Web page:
Episode 14 - Leading through change with the support of the NOVA Profile

Episode 14 July 18, 2023 00:37:29
Episode 14 - Leading through change with the support of the NOVA Profile
Sportopia
Episode 14 - Leading through change with the support of the NOVA Profile

Jul 18 2023 | 00:37:29

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Hosted By

Steve Indig Dina Bell-Laroche

Show Notes

Welcome to Sportopia, the place to re-imagine the future of sport! This week’s episode welcomes a conversation about the world of leadership coaching with the help of the NOVA Profile. Hosted by Dina Bell-Laroche and Steve Indig, partners of Sport Law, alongside Certified Integral Coach, Lauren Brett, this podcast explores how leadership coaching is needed to support sport leaders through the modernization of the sport system. Throughout the episode, our hosts talk to Lauren about what she has been seeing lately as a leadership coach in sport and what is needed to get us where we want to go.

Check out more blogs and learning opportunities from Sport Law to learn more:

Lauren Brett is a Certified Integral Coach specializing in leadership coaching, cultural transformation, and interventions that support sport coaches. Learn more about Lauren here.

Email us at [email protected] or contact us on social media @sportlawca to let us know what you want us to discuss next. We want to hear from you! Stay tuned for new episodes every two weeks!

Hosts: Dina Bell-Laroche, Steve Indig, and Lauren Brett
Producer: Taylor Matthews  

Learn more about how Sport Law works in collaboration with sport leaders to elevate sport at sportlaw.ca

The Sportopia Podcast is recorded on the traditional, ancestral and unceded territories of the Indigenous Peoples of Canada. We wish to thank these First Peoples who continue to live on these lands and care for them, and whose relationship with these lands existed from time immemorial. We are grateful to have the opportunity to live, work, and play on these lands. 

Sport Law is committed to recognizing, supporting, and advocating for reconciliation in Canada and to actively work against colonialism by amplifying Indigenous voices and increasing our own understanding of local Indigenous people and their cultures.

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Episode Transcript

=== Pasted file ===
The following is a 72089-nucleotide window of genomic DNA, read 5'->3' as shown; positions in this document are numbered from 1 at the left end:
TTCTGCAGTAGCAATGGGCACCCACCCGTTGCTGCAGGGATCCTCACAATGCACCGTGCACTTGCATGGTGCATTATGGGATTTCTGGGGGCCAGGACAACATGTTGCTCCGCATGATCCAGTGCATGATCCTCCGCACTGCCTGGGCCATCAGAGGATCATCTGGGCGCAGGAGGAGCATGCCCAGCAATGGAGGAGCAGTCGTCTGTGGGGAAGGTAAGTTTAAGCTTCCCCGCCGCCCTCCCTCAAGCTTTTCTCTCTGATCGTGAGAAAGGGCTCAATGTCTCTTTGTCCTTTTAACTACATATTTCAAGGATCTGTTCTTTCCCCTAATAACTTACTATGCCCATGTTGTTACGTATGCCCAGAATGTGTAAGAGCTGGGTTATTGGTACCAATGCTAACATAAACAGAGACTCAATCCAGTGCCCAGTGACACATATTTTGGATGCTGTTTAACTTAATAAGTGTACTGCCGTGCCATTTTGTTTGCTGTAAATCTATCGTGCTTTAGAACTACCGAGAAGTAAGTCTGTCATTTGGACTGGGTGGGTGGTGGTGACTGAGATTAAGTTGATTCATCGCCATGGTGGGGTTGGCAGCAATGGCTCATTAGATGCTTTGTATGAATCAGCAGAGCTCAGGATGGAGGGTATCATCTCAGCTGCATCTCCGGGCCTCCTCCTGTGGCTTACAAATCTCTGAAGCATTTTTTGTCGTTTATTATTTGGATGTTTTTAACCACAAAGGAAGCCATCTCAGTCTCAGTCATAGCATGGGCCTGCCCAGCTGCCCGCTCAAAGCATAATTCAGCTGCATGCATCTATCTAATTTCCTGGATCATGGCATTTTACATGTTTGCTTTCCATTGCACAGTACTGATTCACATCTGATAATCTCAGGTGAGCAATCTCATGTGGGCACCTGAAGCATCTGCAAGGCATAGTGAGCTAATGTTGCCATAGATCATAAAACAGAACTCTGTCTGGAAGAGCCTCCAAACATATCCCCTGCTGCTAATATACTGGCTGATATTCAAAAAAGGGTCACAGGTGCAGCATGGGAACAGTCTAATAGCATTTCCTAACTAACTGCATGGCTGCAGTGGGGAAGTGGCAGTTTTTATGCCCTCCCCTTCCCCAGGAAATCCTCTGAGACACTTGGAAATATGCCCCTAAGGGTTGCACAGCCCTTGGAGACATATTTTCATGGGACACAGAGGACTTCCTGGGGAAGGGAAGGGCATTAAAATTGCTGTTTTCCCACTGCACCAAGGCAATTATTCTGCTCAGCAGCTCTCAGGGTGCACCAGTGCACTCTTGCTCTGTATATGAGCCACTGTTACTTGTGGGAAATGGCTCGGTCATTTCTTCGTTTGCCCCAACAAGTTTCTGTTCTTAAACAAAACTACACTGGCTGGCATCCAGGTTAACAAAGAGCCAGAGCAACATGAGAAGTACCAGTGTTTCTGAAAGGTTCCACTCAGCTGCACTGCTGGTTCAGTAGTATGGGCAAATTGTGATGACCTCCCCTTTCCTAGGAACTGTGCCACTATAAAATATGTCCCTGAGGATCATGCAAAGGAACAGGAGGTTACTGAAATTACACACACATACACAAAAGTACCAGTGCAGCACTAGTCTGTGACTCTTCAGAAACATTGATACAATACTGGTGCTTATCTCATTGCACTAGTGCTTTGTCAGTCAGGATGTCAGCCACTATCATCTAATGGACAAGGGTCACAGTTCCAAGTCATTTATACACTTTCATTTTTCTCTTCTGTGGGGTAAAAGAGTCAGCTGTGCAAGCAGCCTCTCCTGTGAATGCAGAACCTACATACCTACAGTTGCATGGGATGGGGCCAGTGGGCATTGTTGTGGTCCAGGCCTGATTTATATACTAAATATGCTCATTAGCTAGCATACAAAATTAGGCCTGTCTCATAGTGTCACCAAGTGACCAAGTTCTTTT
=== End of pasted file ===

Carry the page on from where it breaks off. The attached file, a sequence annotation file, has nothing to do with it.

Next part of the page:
[00:00:01] Speaker A: Hi, it's Steve indigot sport Law. Leave me a message, I'll get back to you as soon as I can. [00:00:07] Speaker B: Hey, Steve, it's Dina. You aren't going to believe what just came across my desk. We need to chat. Give me a call. [00:00:26] Speaker A: Welcome to the latest episode of Sportopia. We're so excited to jump into our latest conversation about Healthy human Sport. Today we're welcoming Loren Bret to Sportopia to talk about her experiences as a leadership coach and in particular, the incredible work she's doing with the Nova profile. [00:00:46] Speaker C: Thanks, Steve. [00:00:46] Speaker B: Loren is a member of the Sport Law team and a certified professional leadership coach. She's got nearly 2500 hours of coaching under her belt. So we are in the presence of one of Canadian Sport's most experienced leadership coaches. We'll let Loren tell you a bit more about herself in a few minutes. But Loren, so great to have you here. [00:01:09] Speaker D: Thank you, Steve. [00:01:10] Speaker B: Before we jump in, what's coming across your desk this week? [00:01:15] Speaker A: I'm trying to decide on what to talk about this week, but I've decided to talk about conflict, and not conflict that we hear reasonably within board meetings or decisions that are being made or people are influencing decisions because it's going to benefit themselves or their child or whatever the case may be. I want to talk about it internally within Sport Law. We, for the last 30 years have always said that we want to work on behalf of organizations to help move them forward from point A to point B. And unfortunately, a lot of the work that we do is moving Sport from point A to point A. And just this morning, I had a conversation with one of the other lawyers in our shop and we had a conversation about representing a sport organization against another sport organization. And I think that's something that we've decided internally. That's not where we want to be as we don't see that necessarily moving sport forward. So I think in situations like that, we will be declaring a conflict. Likely we have worked with probably both organizations in the past anyway, but choosing a side just doesn't feel right. And that's why we have made some of those internal rules that unfortunately are starting to come to fruition. [00:02:34] Speaker B: I can feel the tension there and maybe that's probably something that we might chat with Loren about, because if parties agree that we will be hired to serve both parties'interest in a conversation around values and risks and relationship, both Loren and I have been doing that kind of work. Steve, you and the other lawyers might call it mediation. Loren and I call it an opportunity to have a coaching that that's a great segue for Loren when we decide that we're going to bring her into the conversation around some of the great work that she's doing. What I have been thinking about and playing with is actually I've been asked to do a keynote for a client and the audience is pretty much 90% volunteers, because, as you know, in community sport, 90% to 95% of leadership is volunteer driven. So I'm excited. In a couple of weeks, I'm going to be having this keynote. And the client said, no PowerPoint. We just want you talking kind of like what you and Steve are doing on Sportopia. [00:03:46] Speaker A: I'm laughing, Dina, because in 20 years of working in the sports sector, publicly speaking, probably 50 to 100 times a year, being a keynote scares the bejesus out of me to try and be inspirational, motivational. I do think I'd rather talk about bylaws. Go figure. [00:04:06] Speaker B: Well, having just spent a couple of weeks with you, I can say that your stories are actually inspiring. So we'll let our audience be a judge. I did want to share three kind of key messages that I'm sharing with people when I'm asked to do these keynotes. And the first is to live your values, to understand what your values are, to define them. And you can do this personally. You can also do this as a culture. And if you do that and you engage your people in a conversation around what matters most, you're going to find that you're investing in these thriving cultures. The second key message is to be adaptable, to maintain relevance. So that means what got us here isn't what we need necessarily to get us to where we're going to go. So can we flex our open, curious mind so that we can be more adaptable to the changing landscape? And the third is fostering healthy cultures. Cultures that create a sense of belonging, cultures that are attentive to the psychological and physical safety needs of its membership, and cultures that are painting a picture of what it means to thrive. And if we can do that, my sense is that people are going to be able to continue to work through this transition that we're all in in Canadian sport with our souls intact. So there you have it from me. I'm just so thrilled, Steve, that we've welcomed Loren to this conversation about healthy human sport, and in particular, what it means to lead and compete and coach in the 21st century. So, Loren, for our listeners that don't have the privilege of knowing you, tell us more about you. [00:05:50] Speaker D: Thank you, Dina. Yeah, so, as you mentioned briefly in my bio yeah, I do have a background in sport. I am a former National Team member in the sport of rhythmic gymnastics many years ago, and was also National Team coach in rhythmic gymnastics. So I really have the lens of what it means to be an athlete at a high level and also as a coach and the complexities that coaches face. I also have the privilege of working in an organization outside of sport where I managed operations and also was the executive director for many years, in fact, a few decades. And this organization went through some trying times, and in fact, a traumatic experience happened. And so I was brought in to help navigate that time and bring some stability. What I discovered is that the organization. [00:06:43] Speaker C: Had lost its way. [00:06:45] Speaker D: They didn't have a meaningful mission or vision statement. They didn't have any values that were articulated. And so I got to work determining what those were. I guess I tell you this because I have a lot of compassion for leaders and coaches in sport because I have first hand knowledge of the complexities that they face. And now I'm absolutely thrilled to be back working in the sporting world. I left it over 20 years ago, in a way, turned my back on it. And that's really because I didn't have the leadership capacity inside me to face what I was facing. And I felt overwhelmed, I felt anxious. I felt like this purposeful mission that I had for myself and the athletes that I was coaching wasn't being realized because I wasn't satisfied and really bumping up a system that was not in alignment with my values, turning my back on sport. But then now coming back with some new knowledge after working in the business world for a long time and being able to have an impact in a bigger way in a sector that's really. [00:07:54] Speaker A: Hurting right now, that's a good segue. Loren, I'm curious to know how you would describe the work you do and how it can support the sport community as a leadership coach. Of course, I'm going to discuss shortly some of the work we've done together, but I wonder, from a high level perspective, you could inform our listeners what you want to work on, what excites you, how you think you can support the sport system. [00:08:18] Speaker D: Yeah, well, first of all, I believe that everybody needs a coach, and this is a newer concept. I mean, coaching really came from the world of sport, and the business world stole this concept and adopted it decades ago, and it's really instilled in their ecosystem. And so when you become a new leader or you start to manage people, you're immediately given a coach maybe upwards of a year, and then you're given training sessions about how to manage people and how to navigate this world of leadership. But sport hasn't done that. That's what really excites me. It really is a newer concept, and people are just waking up to this concept. So I do everything from one on one coaching. So if a leader comes in or an organization would like to get one of their leaders some coaching, then I do one on one coaching and helping them really elevate their game. I work with teams, so doing team coaching and group coaching, but I don't coach about the X's and O's, right? So when I talk about coaching, it's not about the X's and O's. It's about the human factor. It's about developing humans. Right. [00:09:19] Speaker C: Because what got us here, you both. [00:09:22] Speaker D: Say this All The Time. What got us here is not going to get us to where we want to go next. Right? And the sports system as we know it right now is crumbling. And a new way is trying to emerge. [00:09:34] Speaker C: And it's painful. [00:09:35] Speaker D: We don't know what it's going to look like down the road. All we know is, like, we're in that messy middle of change right now, and it feels really painful right now. It feels like for many people that we're just kind of bushwhacking in the wilderness. We don't know what that looks like. So we're really in uncharted territory here at Sport Law. We know and understand what's needed and what the new way is and helping navigate people down that road so they don't feel so alone and they don't have to figure it out on their own. [00:10:05] Speaker C: So I really feel like 21st century. [00:10:08] Speaker D: Sport is calling for a new style of leadership, and we have to go beyond that leader from the front. [00:10:14] Speaker C: Right. [00:10:14] Speaker D: And certainly that command and control style. It's not cutting it. [00:10:18] Speaker C: It's partial, right? [00:10:20] Speaker D: It sometimes is needed. And it's not about letting go. Know completely of that. Because sometimes we need that, right? But it's partial. So there's more that's needed and that's know, the work that Dean and I are doing is excavating one of those beautiful qualities that are inside of you as a human being so that you can be more multidimensional as a leader. And so leaders need to know who they are. They need to know what their strengths are so they can play to them. They also need to understand their limitations. Right? How they get in their own way. Understand that and be more mindful of their impact. [00:10:56] Speaker C: Thanks, Steve. [00:10:57] Speaker B: It's like Loren was with us in Pei. Because what you just shared, I spoke to In Pei. And if we play with this analogy of being in stormy seas right now because you introduce we need to navigate this complexity and this transition that is needed and long overdue. So let's normalize that for our listeners and sport leaders. And when we can find language to describe a lived experience, it helps us settle down. When you can give theories or concepts to people, they're like, oh, okay. That feels helpful. So I think it's really important for us to acknowledge that and for us to also be open to some of what you're sharing. Loren and what I'm really excited about is if we describe the system as being in this transition, I use the analogy of being brackish. Waters we're not freshwater, and we're not salt water. We're somewhere in the middle, and it can be kind of scary. And the sea creatures that live in saltwater. When they come into these brackish waters, they have to lose or say goodbye to that identity. And I think that's in part, what we're reckoning with. So one of the things that we wanted to share with our listeners a tool, an instrument of change. What you and I know to be so helpful, a bit of a map encompass right? To help us navigate both our inner world, but also give us a sense of the internal operating systems of the coaches and the leaders and the athletes we are here to serve. And what we have found as coaches at Sport Law is that when we use an instrument, we can help people access that sense of self, and then the quality of their presence can start to I'm curious, Loren, there's four coaches at Sport Law that do this work extensively. What is your sense of the Nova profile and maybe some stories that you want to share about the impact that you've seen this tool have on others? [00:12:58] Speaker D: I believe that we need to be resourcing people, so I use that as a verb. We not only need to be given the resources, but we need to be resourcing people. And Nova is one of these resources that people can tap into to really help them elevate their ability to be in this system. Dina, when I met you in 2017, all you talked about was the Nova, and I didn't get it right. And then I took the Nova and you did my debrief, and I was blown away. But then I got certified and began offering it to sport organizations, and wow, I see the positive impact it can have and the remarkable insights that people and teams are having. And I also want to quantify this too. So I'm certified, as are you, Dina, and a number of the different psychometric assessment tools. And oftentimes I don't know if this is true for you, Dina, but oftentimes when we talk about a psychometric tool, eyes roll and people are like, oh, my God, not another one. And I kind of don't put me in a box. Yeah, exactly. It is not about putting you a box. But here's where a lot of leadership development programs fail, or organizations who choose to do a psychometric tool and administer it to their employees or the coaches or whoever is, they give them the tool, the result, they kind of wave at them and say, have a read and be better. But where we take a hard stand in the Nova, which is, don't waste your time if that's what you're going to do, because it is a waste of time and money and put your resources elsewhere. But where we take a hard stand. [00:14:27] Speaker C: Is that there must be either a. [00:14:30] Speaker D: One on one debrief afterwards, a coaching conversation for 90 minutes minimum, or we do a group debrief. So we've done both of those. So it's a psychometric self awareness tool that helps you discover your unique leadership, right? And it gives you information about your behavioral preferences, personal motivations, your leadership style, your communication style. And it really has you start to have a conversation differently yourself first, right? And then with others. But the beauty of the Nova is that it really illuminates our strengths so that we really see them as the gifts that they are and celebrate that and live them even more fully. And it also invites us to face and kind of, I say, rumble with some of the more uncomfortable truths about ourselves, right? So it's really about creating that awareness of ourselves, but also of others and. [00:15:19] Speaker C: Their way, and then moving about our. [00:15:22] Speaker D: Days and our decisions and our responses to our external circumstances in a really conscious way. Really. I mean, there's so many stories that I can share about how we've been utilizing the Nova profile. So it's good for individuals, it's also awesome for teams. And really, when we're talking about teams, it could be a team that wants. [00:15:43] Speaker C: To go from good to great or. [00:15:45] Speaker D: A team that are feeling like they're stuck or not getting along. [00:15:49] Speaker C: Right. [00:15:49] Speaker D: There might be some conflict as well. I've been working with senior leadership of NSOs. We've been working with PTSOs of sport organizations. There's some really exciting work I've been doing the last year. And Dina, you know, this is my jam, right? So working with coaches and then when I get an opportunity to be working with coaches and the athletes, like, bringing them together to have different types of conversations, I just feel like that's like, a golden opportunity. In the last couple of months, I've been working with a lot of university teams, sport teams, and interestingly enough, a lot of who's coming forward are women's sport teams, right? So I worked with a women's hockey team at the university level, so there was five coaches and six team captains, right? And there had been some conflict in the previous year, and they wanted to find some ways to navigate that conflict differently and to communicate better. And so they all received their Nova, and they all did a one on one debrief with me. And then we had a few group learning sessions, virtually, and really, they had some beautiful insights about one another, and they started to have conversations about how they could navigate their world differently. I had another team where there was three coaches and 22 athletes, and I went and I saw them. So that the previous one I was talking about was done virtually, which is absolutely fine. The other team that I worked with more recently, I went and did they all got their Nova profile. They didn't get a one on one debrief, but I did a group debrief, and I did it in person. It was so much fun. And I just find this generation of 20 to 30 year olds, they're just lapping this up. They absolutely love it. They're craving it. And to have the coaches and the athletes be really vulnerable with one another. [00:17:31] Speaker C: About what's hard for them, where they. [00:17:34] Speaker D: Find it really challenging to communicate, is really eye opening for them. So that's kind of the context of some of the work that I'm doing with teams. [00:17:42] Speaker A: I like the fact, Loren, that you've identified my generation. I really appreciate that. 20 to 30 year old. So shout out to you for doing that. [00:17:53] Speaker D: Thank you. [00:17:53] Speaker B: Your knees would say otherwise. [00:17:55] Speaker A: Steve yeah, no argument there. [00:17:58] Speaker D: Yeah. [00:17:59] Speaker A: Loren, I'm curious. As you know, at Sport Law, we provide a lot of services to the sport community, and the lawyers get asked routinely to try and resolve complaints. And there's some that have come along where you just follow your gut and recognize that a lawyer probably is not going to help the system. It's probably going to make it worse, make the problem worse. But we need to have somebody who's able to facilitate conversation. And I have been turning to you the last couple of years to take on those roles, to bring in your soft spoken voice and try and make multiple parties sing Kumbaya. So I wonder how you've been able to make that work. How does the Nova fit into that? And I think you're batting 100% with the files I've given you to resolve those issues that's a little bit better. [00:18:48] Speaker B: Than the lawyer side of the house. [00:18:51] Speaker A: It's been a long time. Dean we can't count that high conversation with loren. [00:18:58] Speaker D: Yeah. So we've developed a process. I call it courageous conversations. And it's where there might be a couple of individuals who are at ODS with one another, and they just can't see their way through it. And the club or the board or whoever doesn't know how to handle it. Simply, people don't have the skill. We're not taught this in school. And so recently, I was working with a club where there was a coach and an athlete that weren't getting along, and it escalated to the point where the coach filed a formal complaint against the athlete. It went through the whole complaint process, and at the end of the day, it came back that there was no bullying, harassment. It's just that the athlete needed to control their emotions. So then the club didn't know what to do because they still have two individuals who are going to potentially be interacting with one another, even though they tried to keep them apart by not the athlete couldn't be there when that coach was coaching another team anyway. It was just silly and messy. When I heard that, I thought to myself, really? [00:20:09] Speaker C: That's what you're going to do? [00:20:10] Speaker D: Is you're going to be, like, hiding around corners to see if the other person is in the room. [00:20:14] Speaker B: Like high school. Loren like going back into high school, don't you? [00:20:17] Speaker D: Yeah. Oh, my goodness. So I met with the coach first. The coach was the one who put in the complaint, and I discovered that she's very rule driven and she was new to the club. Not a new coach, but new to the club. And she wanted to do a really good job, and she wanted to ensure that she was following the rules. And here comes this athlete who's got very specific goals in mind for what he wanted and how he saw things, unfortunately, the team that he was to be. And it was a recreational athlete, but who had big aspirations. And so, anyway, what I discovered very quickly was there was a misalignment of value. So here's this coach who's very rule driven. These are the rules, and you must follow the rules. And then in comes an athlete who's got different expectations, a different way of being is very direct, and, like, this is my way. Nothing wrong with this. But it was like they were talking a different language. And even though they hadn't done the Nova, I could bring in this concept like, oh. So it sounds to me like this is what's really important to you. And she was like, yes. And then when I spoke with the athlete, I spent some time with him as well. And I said, It sounds to me like this is what's really important with you. And it sounds to me like there's a misalignment of expectations and values. And they're both like, wow, yes. So in those conversations, I got them prepared and ready to come together for a group conversation. But one of the things that I ask both of them and I ask them very similar questions, and one of the questions is, what will you take. [00:21:49] Speaker C: Responsibility for in the dysfunction of this relationship? And one might expect that the person. [00:21:57] Speaker D: Who put in the complaint was not taking responsibility, but what was beautiful, because I'd coached her along the way and asked her some really powerful questions, she totally took some beautiful well, I could have explained the rules better. We could, as a club, onboard athletes in a different way and make it really clear the expectations of this program. [00:22:15] Speaker C: Versus where they see themselves going so. [00:22:18] Speaker D: That there can be a level setting. But I think if I didn't have that knowledge of the Nova inside of me, and then I could bring it to them, when we came together, there was a lot of vulnerability. And this is also someone who was not from Canada originally, is from a South American country. He just said, we don't do this stuff in my country, but this is really cool. I'm so grateful to have had this goes you know, in my country, we just basically write people off. And both of them said that they felt really seen, heard and valued. They got exactly what they wanted out of it. And I heard the next weekend they came together and at a social event and were laughing and smiling. And basically my goal was to get the two to be able to be in a room together in a way that they both felt like they had deeper sense of trust of one another. [00:23:09] Speaker C: Yeah. [00:23:09] Speaker D: So there's so many applications to this novo dina and I have run the Sport Leaders retreat. This is an amazing opportunity for people who want to really take the learning deeper. And so we've done it with sport administrators, we've also done it with sport coaches. I am looking to run this program again in the fall, and it's going to be a hybrid, but the Nova is the foundation, and it really opens up people to possibilities, gives them language to navigate their world differently. And when they do that, life becomes so much easier. Honestly, it really does. [00:23:45] Speaker C: Yeah. [00:23:45] Speaker B: It's so exciting. It feels loren one of the things that we share with our clients and leadership is if you're going to bring someone new into your culture and our culture is our way of being together, right. It's the traditions, the rituals, the language, the behaviors we tolerate. And so one of the nicest gifts when you're welcoming someone onboarding them, as you said, if we can get a sense of their internal way of being and accelerate the deepening of connections, we're going to work better together. We're going to recruit people who want to experience some of that culture. And so no wonder sport is kind of grappling right now with being in this transition, because all of the tools that we've been normalizing and made available aren't the kind of tools and the practices and the education that we need to really up level our game. So I'm grateful to you for that and for bringing this up. The other thing I wanted to comment on when you were talking about your two stories, one of the things that I'd love our listeners to know is those coaches knew to reach out to sport law and have these conversations and make a request for the Nova because they themselves had been through the Nova. So this rippling out is occurring. Steve which is exciting, because do you want to spend money doing all this. [00:25:15] Speaker C: Reactive work, or do you want to. [00:25:18] Speaker B: Spend money investing in intentionally in curating these healthy alliances, which mean that we grow the capacity for people to be with tension. And we know here that sport is an incubator to allow people to fulfill their highest dreams. And so they're going to have to learn how to become resilient, how to receive constructive feedback that isn't soul destroying. It's actually soul inspiring. If the coaches that are tasked with providing feedback have never received training in how to provide feedback in that kind of way, if they don't understand the internal operating system of self first and other, then why are we expecting anything different? Right? I'm so encouraged every time we have this kind of conversations because I have borne witness to the impact this can have and how a singular conversation can change the mindset and heartset of people. So as we move forward, loren, I'm curious. Do you have any coaching trends or things that you've been tracking that you would love our community here to know and maybe learn from. [00:26:34] Speaker D: Yeah, there's a couple of things. One of the workshops that I did recently was around well being. And in particular, this group that I. [00:26:46] Speaker C: Was talking to was a group of coaches. [00:26:49] Speaker D: And so we talked about this idea of coach well being. We talk a lot about athlete well being and their mental health. But there's this what I call the forgotten frontier, which is the coach. And so we need to be thinking about how we can resource our coaches in such a way so that they can be there. And also our leaders as well. There was a femtorship program that we created. And I had one of the leaders who told me that the greatest gift of the program was the Nova and understanding why she was so depleted, she was run out of gas. And then what happened from then because she had run out of gas and she became resentful and angry and irritated. So that shows up on the field of play. Right? And so what the Nova showed her, in fact, and it was glaring to her how much she said yes to everything that came her way. She had no boundaries. So having this one conversation with me, we mind for the stories that she was telling herself about why she needed to say yes. And then from there, it was clear she was really inspired to practice creating healthier boundaries and testing her theories about saying yes and no, her relationship to no. Right. So when I talked to her recently, she said she was in a much better place, feeling more inspired and more engaged in her role. I mean, there is a danger, a risk that we're going to be losing people because they are pissed off, because they are tired, because they don't see a way through. [00:28:19] Speaker C: Right? [00:28:20] Speaker D: So we need to be talking about the well being of the people working inside sport in order to keep more people in. [00:28:26] Speaker C: I guess the other thing that I've. [00:28:29] Speaker D: Been doing a lot of, and this is one of the trends that is really supporting people, and it's called designing the team alliance. So working with people to create, I call them social contracts or agreements, and they're co created. [00:28:44] Speaker C: Like, how do we agree we're going to be together? [00:28:47] Speaker D: Who are we going to be together? How do we agree we're going to be together when things get challenging or hard? And once we mind for that and everybody's involved in co creating that. And what happens is people take co responsibility, they take co ownership. And so an example is I worked. [00:29:03] Speaker C: With a team a year ago and. [00:29:05] Speaker D: They were a bunch of PTSOs of a single sport, and we spent a lot of time designing their alliance. I met them again just two weekends ago and I asked them, how's it going, what's changed, what's different? And I actually took them through the agreements. That they had from the previous year. What was really beautiful is like, wow, they noticed things had changed. People are taking more ownership. People are speaking up more. Right? So it created an atmosphere of trust. They're also we're holding one another accountable for their behaviors, right? So it's a really beautiful process. I've been doing that between coaches and athletes. And so both the coaches and the athletes are creating their alliances and their contracts with one another. That's an amazing trend that I'm seeing that people are really loving. I mean, coaching and managing by values. It's always the thing that we go back to and can't talk about it enough. It's the anchor that we all need to be stepping into. [00:30:05] Speaker C: But I think what happens is organizations. [00:30:08] Speaker D: And people get stuck. They're like, oh, these are our five values, but they don't know what to do with them. So helping people understand how to actually bring them alive, how to speak to them often, how to make decisions through the lens of your values. And once you start to do that and we really need allies in these organizations to really take the helm and start to bring people on board to this whole idea just doesn't happen by accident. It happens with intention. So the other thing that I have. [00:30:38] Speaker C: Been thinking a lot about is the. [00:30:40] Speaker D: Short game that we play in sport. And we have to be playing a. [00:30:44] Speaker C: Longer game because there's a danger if we don't think about the long game, we don't think about the impact of our actions now and how they play. [00:30:57] Speaker D: Out in the human in the long. [00:30:58] Speaker C: Term, like, long after sport is over. [00:31:01] Speaker D: There's a great book that I've been reading. I haven't read the whole thing, full disclosure, but it's called The Long Win. And it talks about this, right? And so our system and the system's kind of win at all cost mentality, it's really costing us and has been costing us for a long time. And what we're seeing now, we've been complaining about people like, well, that was 30 years ago. Now you're complaining about it. Now it's just like, well, people are just waking up to their trauma that they've received in the system. The problem is we've got people who. [00:31:31] Speaker C: Grew up in a toxic, harmful environment. [00:31:35] Speaker D: And now are leading and coaching. They're continuing to bring some of those. And even know as a coach, I vowed I would never coach the way I was coached, and yet I still brought some of the ideology with me. And it wasn't until someone would question, lorraine, why do you have a scale in your bag? What's that for? It it was a psychologist, father of an athlete that I had, and I was embarrassed. [00:31:58] Speaker C: And I thought to myself, I need to examine that. I need to look at that. [00:32:02] Speaker D: Right? But this is what we need to be doing, and we've normalized. So much of what we're doing in sports. So I think we really need to play a longer game and think about what are the long term implications of current sports systems. I want to really be challenging people to think deeper about what does success mean? What does it mean to win beyond medals, what is a new definition of winning? [00:32:28] Speaker A: I love the way you've explained, Loren, how you can support healthy human sport. As you know, a lot of our work or the lawyer's work is reactive. And I think a lot of the work that you and Deanna are doing is proactive. And I really hope in some respects that you put the lawyers out of business, which means things are going extremely well. So I want to thank you for coming on today's show and sharing your insights on how you can support healthy human sport in Canada and beyond. Any last words? [00:32:57] Speaker C: Dina well, what I would offer a. [00:33:01] Speaker B: Couple of things, Steve. There's always one little nugget or two. One of the trends that I think will be really interesting for us to be grappling with is AI this artificial intelligence and ways in which we can benefit more intentionally to support who I believe is our frontline workers. It's the coaches, right? The millions of coaches in communities that are serving little minds and before they're athletes, they're children. So we really need to be mindful of that. And I also want to give a nod to one of our sports sector allies and friends, the Coaching Association of Canada, that does and has been doing significant work for upwards of three and a half decades in the socialization and the coaching education realm to ensure that the coaches have the knowledge and the capacity to be able to meet the needs of 21st century athletes. And anything that we're doing here is complementary, we believe, to this foundational training that is being offered and required through the CAC. So I think one of the things that we'll be wanting to acknowledge is the need for the system, the sector as a whole, to modernize its practices so that we avoid causing harm. And more importantly, we start to really leverage this gem that we call sport so that the hearts and minds and bodies of young people that come through the system, 99% of them, which will end their high performance careers in communities across the country, that they walk away from their experience in sport with beautiful memories like you've talked about. Steve, right. Your experience in sport, feeling grateful for having had this experience and wanting to then give back in a future. So that's what I would offer as parting comments that there's a lot of reasons to be maybe grateful for the good work that we're doing here. And the leadership coaches at Sport Law are excited to collaborate and partner with organizational leaders that want more, that want to invest in themselves, to become more aware and want to embed in these cultures of belonging more intentionality. As Loren said, because I'll leave you with this, we will move in the direction that we are being rewarded. So alongside mapping out our values and putting in place strategies to live them and engaging in practices to ensure healthy human sport for the different people that are swimming in our ecosystem, we must reward more than just money and medals. We have to start to reward the morals, the ways in which we are interfacing with each other. And when we elevate sport to a triple bottom line, I think we're going to see better quality results, sustainability, and we're going to see a decrease in the number of people that are calling you Steve, with crisis as their middle name. So that would be my last two cent. [00:36:10] Speaker A: Thanks, Dina, for sharing. As always, we've linked a few blogs and additional information about the Nova profile in the episode notes below, where you can learn more about Loren's work. Thanks again, Loren, for sharing your time today with us. And thank you to our listeners. We are so grateful to share our vision of Sportopia with you and to elevate sport. [00:36:30] Speaker B: To have your say in Sportopia, email us at hello at sportlaw CA or on social media at sportlaw CA. To let us know what you want to hear about next, please let us know. So stay tuned for the next episode, and until then, have a wonderful day.